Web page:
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Presence of Arsenic in different geological

In modern parlance, arsenic is viewed as being synonymous
with “toxic”.

Dr. Nitish Priyadarshi

As old as recorded history, arsenic has existed through the centuries as a curative, a
pigment, a cosmetic, on mirrors, part of alchemical lore, and most notoriously, the
deadliest of poisons. In its various forms- as tasteless and odorless arsenic trioxide, the
gold-bearing yellow arsenic sulfide, the deadly gas arsine, the practical alloy copper-
arsenic, common pesticide white arsenic, and the electronics staple gallium arsenide-
arsenic has served with fascinating ease human impulses both noble and wicked.

The long history of arsenic in science, medicine and technology has been over shadowed
by its notoriety as a preferred poison in homicides. In modern parlance, arsenic is often
viewed as being synonymous with “toxic”.

Widespread arsenic contamination of groundwater has led to a massive epidemic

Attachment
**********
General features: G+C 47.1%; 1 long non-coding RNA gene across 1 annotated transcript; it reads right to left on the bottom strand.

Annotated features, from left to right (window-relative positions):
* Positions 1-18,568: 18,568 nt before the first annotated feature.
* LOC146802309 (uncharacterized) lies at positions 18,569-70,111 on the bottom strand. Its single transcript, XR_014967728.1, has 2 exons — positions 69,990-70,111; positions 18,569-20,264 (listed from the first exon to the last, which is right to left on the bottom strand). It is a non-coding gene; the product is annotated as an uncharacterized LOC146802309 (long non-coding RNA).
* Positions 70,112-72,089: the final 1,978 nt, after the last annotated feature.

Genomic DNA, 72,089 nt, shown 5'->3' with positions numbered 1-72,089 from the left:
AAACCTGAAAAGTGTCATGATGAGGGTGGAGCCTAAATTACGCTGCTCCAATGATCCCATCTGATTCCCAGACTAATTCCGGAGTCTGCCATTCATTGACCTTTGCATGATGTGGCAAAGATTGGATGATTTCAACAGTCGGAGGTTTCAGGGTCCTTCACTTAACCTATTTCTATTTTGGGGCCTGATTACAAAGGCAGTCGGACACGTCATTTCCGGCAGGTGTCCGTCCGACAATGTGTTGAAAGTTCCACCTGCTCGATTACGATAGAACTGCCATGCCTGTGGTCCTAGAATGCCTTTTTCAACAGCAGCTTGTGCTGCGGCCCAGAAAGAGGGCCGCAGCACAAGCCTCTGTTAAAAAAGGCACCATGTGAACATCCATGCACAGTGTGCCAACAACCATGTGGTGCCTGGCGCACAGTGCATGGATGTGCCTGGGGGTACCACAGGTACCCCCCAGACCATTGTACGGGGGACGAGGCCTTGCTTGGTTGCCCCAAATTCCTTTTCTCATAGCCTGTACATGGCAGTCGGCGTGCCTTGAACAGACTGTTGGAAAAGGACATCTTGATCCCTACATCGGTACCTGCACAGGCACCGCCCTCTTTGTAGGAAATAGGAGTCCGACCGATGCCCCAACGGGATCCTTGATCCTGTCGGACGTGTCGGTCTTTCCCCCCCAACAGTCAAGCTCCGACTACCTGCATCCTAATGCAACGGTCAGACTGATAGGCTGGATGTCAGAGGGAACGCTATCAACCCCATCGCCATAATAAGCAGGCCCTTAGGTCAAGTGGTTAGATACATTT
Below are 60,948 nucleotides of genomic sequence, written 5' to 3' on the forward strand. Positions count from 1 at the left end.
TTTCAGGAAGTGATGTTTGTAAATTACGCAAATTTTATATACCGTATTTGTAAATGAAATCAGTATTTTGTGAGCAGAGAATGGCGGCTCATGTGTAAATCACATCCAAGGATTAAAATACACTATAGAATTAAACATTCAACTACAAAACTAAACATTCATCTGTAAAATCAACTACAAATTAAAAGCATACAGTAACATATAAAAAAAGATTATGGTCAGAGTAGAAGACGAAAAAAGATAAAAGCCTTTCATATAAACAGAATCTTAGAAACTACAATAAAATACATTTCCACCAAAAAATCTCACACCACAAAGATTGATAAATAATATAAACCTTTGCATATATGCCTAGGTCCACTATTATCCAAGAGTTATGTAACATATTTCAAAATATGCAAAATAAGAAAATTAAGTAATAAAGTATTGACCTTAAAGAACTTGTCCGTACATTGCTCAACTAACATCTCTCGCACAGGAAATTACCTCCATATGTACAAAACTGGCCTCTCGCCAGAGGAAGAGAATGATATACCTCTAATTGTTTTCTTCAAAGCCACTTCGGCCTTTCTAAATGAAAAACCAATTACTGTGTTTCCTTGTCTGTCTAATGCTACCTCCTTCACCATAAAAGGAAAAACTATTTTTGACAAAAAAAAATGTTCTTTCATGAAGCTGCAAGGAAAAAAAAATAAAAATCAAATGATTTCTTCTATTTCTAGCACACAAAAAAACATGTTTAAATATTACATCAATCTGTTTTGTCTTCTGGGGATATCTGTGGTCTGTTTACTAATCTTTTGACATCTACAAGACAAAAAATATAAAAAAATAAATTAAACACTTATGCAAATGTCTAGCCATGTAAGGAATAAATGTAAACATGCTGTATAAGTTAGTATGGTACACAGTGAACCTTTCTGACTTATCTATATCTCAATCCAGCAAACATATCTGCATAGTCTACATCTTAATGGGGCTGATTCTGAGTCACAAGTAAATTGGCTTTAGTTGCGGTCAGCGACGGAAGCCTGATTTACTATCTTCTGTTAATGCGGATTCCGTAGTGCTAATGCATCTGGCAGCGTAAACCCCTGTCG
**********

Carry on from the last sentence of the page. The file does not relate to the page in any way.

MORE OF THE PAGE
of arsenic poisoning in India and Bangladesh and neighbouring countries. Presently 42
major incidents around the world have been reported on groundwater arsenic
contamination. It is estimated that approximately 57 million people are
drinking groundwater with arsenic concentrations elevated above the World Health
Organization's standard of 10 parts per billion.

The notoriety and lingering concern about the potential effects of arsenic on various
fauna and flora has inevitably engendered a lot of research on the many facets of this
element in the environment. This paper represents an attempt to bring together the key
research results from the different geological work.

Arsenic is considered to be a rare but ubiquitous element of the upper lithosphere.